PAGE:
The CBC operates Radio Canada International (RCI), an online service. RCI ended its shortwave radio broadcast in June 2012.

In some remote Canadian tourist areas, such as national or provincial parks, the CBC also operates a series of transmitters which broadcast weather alerts from Environment Canada's Weatheradio Canada service. [ citation needed ]

The CBC formerly operated Galaxie, a digital television radio service which provides 45 channels of music programming to digital cable subscribers in both English and French. This service is now operated by Stingray Digital, who since relaunched the service as Stingray Music . CBC also celebrates the generation of leaders, builders and change-makers of Canada under the age of 40 through the CBC Future 40 People Choice Award.

CBC Radio in the news

In 2012, CBC Radio lost some of its funding as a result of large cuts in Canadian government spending. This has resulted in a reduction of the number of concerts being recorded, the closing of recording studios and the laying off of technicians, [16] as well as the introduction of four minutes per hour of advertising on Radio 2 and Espace musique. [17] Advertisements discontinued by September 1, 2016. [18]

See also

Related Research Articles

The Canadian Broadcasting Corporation, branded as CBC/Radio-Canada, is a Canadian federal Crown corporation that serves as the national public broadcaster for both radio and television. The English- and French-language service units of the corporation are commonly known as CBC and Radio-Canada, respectively.

CBC Radio One is the English-language news and information radio network of the publicly owned Canadian Broadcasting Corporation. It is commercial-free and offers local and national programming. It is available on AM and FM to 98 percent of Canadians and overseas over the Internet, and through mobile apps. CBC Radio One is simulcast across Canada on Bell Satellite TV satellite channels 956 and 969, and Shaw Direct satellite channel 870.

Ici Musique is the French-language music radio service of Canada's national public broadcaster, the Canadian Broadcasting Corporation. It is the French equivalent of the English CBC Music, although it has a different programming focus.

CBC Radio 3 Canadian digital radio station

CBC Radio 3 is a Canadian digital radio station programmed by the Canadian Broadcasting Corporation, which broadcasts on Sirius XM and via internet streaming. The audio stream is available from both CBC Music and from iTunes Radio, but geographical restrictions are in place to prevent access outside of Canada.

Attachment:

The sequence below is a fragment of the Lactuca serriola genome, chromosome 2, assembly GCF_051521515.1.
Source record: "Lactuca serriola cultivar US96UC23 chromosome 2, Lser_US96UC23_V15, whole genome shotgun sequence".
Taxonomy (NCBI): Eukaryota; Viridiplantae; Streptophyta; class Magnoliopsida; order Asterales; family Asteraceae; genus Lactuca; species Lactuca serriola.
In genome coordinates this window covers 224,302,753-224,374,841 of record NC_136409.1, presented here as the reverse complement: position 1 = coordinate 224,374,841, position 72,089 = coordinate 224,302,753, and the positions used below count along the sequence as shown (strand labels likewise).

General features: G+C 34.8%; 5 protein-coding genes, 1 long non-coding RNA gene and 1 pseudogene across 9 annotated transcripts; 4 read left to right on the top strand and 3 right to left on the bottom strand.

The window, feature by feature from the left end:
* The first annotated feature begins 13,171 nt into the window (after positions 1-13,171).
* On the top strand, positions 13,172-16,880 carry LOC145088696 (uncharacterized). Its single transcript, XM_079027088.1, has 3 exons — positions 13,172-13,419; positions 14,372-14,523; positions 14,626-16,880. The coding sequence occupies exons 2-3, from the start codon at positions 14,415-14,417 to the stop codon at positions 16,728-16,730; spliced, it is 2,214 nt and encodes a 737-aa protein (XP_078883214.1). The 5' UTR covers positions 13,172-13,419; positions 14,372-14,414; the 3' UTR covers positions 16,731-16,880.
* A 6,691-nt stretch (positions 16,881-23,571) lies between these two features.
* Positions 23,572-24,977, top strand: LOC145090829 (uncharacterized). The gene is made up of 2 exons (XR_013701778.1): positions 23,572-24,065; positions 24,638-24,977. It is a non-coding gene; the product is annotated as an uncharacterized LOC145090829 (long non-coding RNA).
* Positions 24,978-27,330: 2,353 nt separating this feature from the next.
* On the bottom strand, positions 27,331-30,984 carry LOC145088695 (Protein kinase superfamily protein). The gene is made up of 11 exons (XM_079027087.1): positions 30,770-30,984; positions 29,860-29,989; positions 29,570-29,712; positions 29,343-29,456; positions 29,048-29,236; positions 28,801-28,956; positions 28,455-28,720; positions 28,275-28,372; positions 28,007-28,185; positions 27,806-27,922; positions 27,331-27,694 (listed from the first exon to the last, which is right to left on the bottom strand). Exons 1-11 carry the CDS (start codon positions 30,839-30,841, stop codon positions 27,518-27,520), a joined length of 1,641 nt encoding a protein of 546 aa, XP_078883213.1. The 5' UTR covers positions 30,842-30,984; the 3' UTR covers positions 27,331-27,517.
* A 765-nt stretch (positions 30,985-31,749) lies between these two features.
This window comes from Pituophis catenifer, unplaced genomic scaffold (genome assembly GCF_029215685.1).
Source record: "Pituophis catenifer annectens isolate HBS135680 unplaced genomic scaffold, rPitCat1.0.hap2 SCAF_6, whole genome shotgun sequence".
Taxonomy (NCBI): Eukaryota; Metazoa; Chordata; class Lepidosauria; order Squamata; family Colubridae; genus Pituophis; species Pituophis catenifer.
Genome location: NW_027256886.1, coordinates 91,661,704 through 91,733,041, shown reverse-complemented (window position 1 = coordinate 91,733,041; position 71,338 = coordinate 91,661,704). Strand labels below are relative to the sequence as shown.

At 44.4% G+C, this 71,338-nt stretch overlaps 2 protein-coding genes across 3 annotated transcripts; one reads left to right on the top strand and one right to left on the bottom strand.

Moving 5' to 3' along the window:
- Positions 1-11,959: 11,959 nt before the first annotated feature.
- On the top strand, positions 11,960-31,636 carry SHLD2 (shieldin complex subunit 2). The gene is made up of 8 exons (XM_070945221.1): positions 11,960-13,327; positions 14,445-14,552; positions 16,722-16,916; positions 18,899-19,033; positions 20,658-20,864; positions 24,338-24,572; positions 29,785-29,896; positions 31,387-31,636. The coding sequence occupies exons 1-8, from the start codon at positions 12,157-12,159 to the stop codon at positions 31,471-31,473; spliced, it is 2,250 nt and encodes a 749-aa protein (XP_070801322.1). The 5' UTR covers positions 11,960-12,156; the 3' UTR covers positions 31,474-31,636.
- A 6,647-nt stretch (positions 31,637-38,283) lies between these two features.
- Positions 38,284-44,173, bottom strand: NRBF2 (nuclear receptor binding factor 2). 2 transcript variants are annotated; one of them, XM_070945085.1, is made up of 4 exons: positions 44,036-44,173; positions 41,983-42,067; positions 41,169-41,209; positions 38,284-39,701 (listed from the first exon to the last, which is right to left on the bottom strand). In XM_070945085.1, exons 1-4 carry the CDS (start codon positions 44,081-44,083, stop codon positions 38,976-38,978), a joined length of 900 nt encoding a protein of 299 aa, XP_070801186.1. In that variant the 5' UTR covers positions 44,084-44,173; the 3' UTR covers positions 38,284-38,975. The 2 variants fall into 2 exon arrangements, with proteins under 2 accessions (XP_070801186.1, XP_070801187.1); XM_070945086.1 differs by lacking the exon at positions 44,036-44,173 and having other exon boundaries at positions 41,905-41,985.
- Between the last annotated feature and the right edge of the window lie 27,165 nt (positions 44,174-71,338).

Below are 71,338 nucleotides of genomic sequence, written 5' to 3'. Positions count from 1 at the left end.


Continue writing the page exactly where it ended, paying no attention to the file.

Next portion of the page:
CBC Music is a Canadian FM radio network operated by the Canadian Broadcasting Corporation. It used to concentrate on classical music and jazz. In 2007 and 2008, the network transitioned towards a new "adult music" format with a variety of genres, with the classical genre generally restricted to midday hours. In 2009, Radio 2 averaged 2.1 million listeners weekly, and it was the second largest radio network in Canada.

Canadian Broadcasting Centre CBC broadcast facility in Toronto.

The Canadian Broadcasting Centre, also known as the CBC Toronto Broadcast Centre, is an office and studio complex in Toronto that serves as the main broadcast and master control point for the Canadian Broadcasting Corporation's English-language television and radio services. It also contains studios for local and regional French language productions and is the headquarters of the North American Broadcasters Association. The analogous facility for CBC's French language services is Maison Radio-Canada, located in Montreal, while corporate headquarters are located at the CBC Ottawa Broadcast Centre.

Bande à part was the name of a website, a radio show on Radio-Canada and Sirius Satellite Radio station in Canada, active from 1996 to 2013, that were devoted primarily to French Canadian arts and music.

CBOX-FM is a non-commercial French-language radio station. It broadcasts the Société Radio-Canada's Ici Musique network in Ottawa, Ontario. CBOX's studios are located in the CBC Ottawa Broadcast Centre on Queen Street in Downtown Ottawa, while its transmitter is located in Camp Fortune, Quebec. CBOX-FM plays a variety of music, including adult album alternative (AAA), classical music and jazz.

CBF-FM is a French-language Canadian radio station licensed to Montreal, Quebec.

CBFX-FM is a public non-commercial radio station in Montreal, Quebec. It is the flagship station of the Ici Musique Network and broadcasts in French.

CBUX-FM is a Canadian radio station, which broadcasts SRC's Ici Musique network at 90.9 FM in Vancouver, British Columbia.

Ici Radio-Canada Télé Canadian French-language public TV network

Ici Radio-Canada Télé is a Canadian French-language free-to-air television network that is owned by the Canadian Broadcasting Corporation, the national public broadcaster. It is the French-language counterpart of CBC Television, the broadcaster's English-language television network.

CHFA-FM is a Canadian radio station, which broadcasts the programming of Radio-Canada's Ici Radio-Canada Première network in Edmonton, Alberta.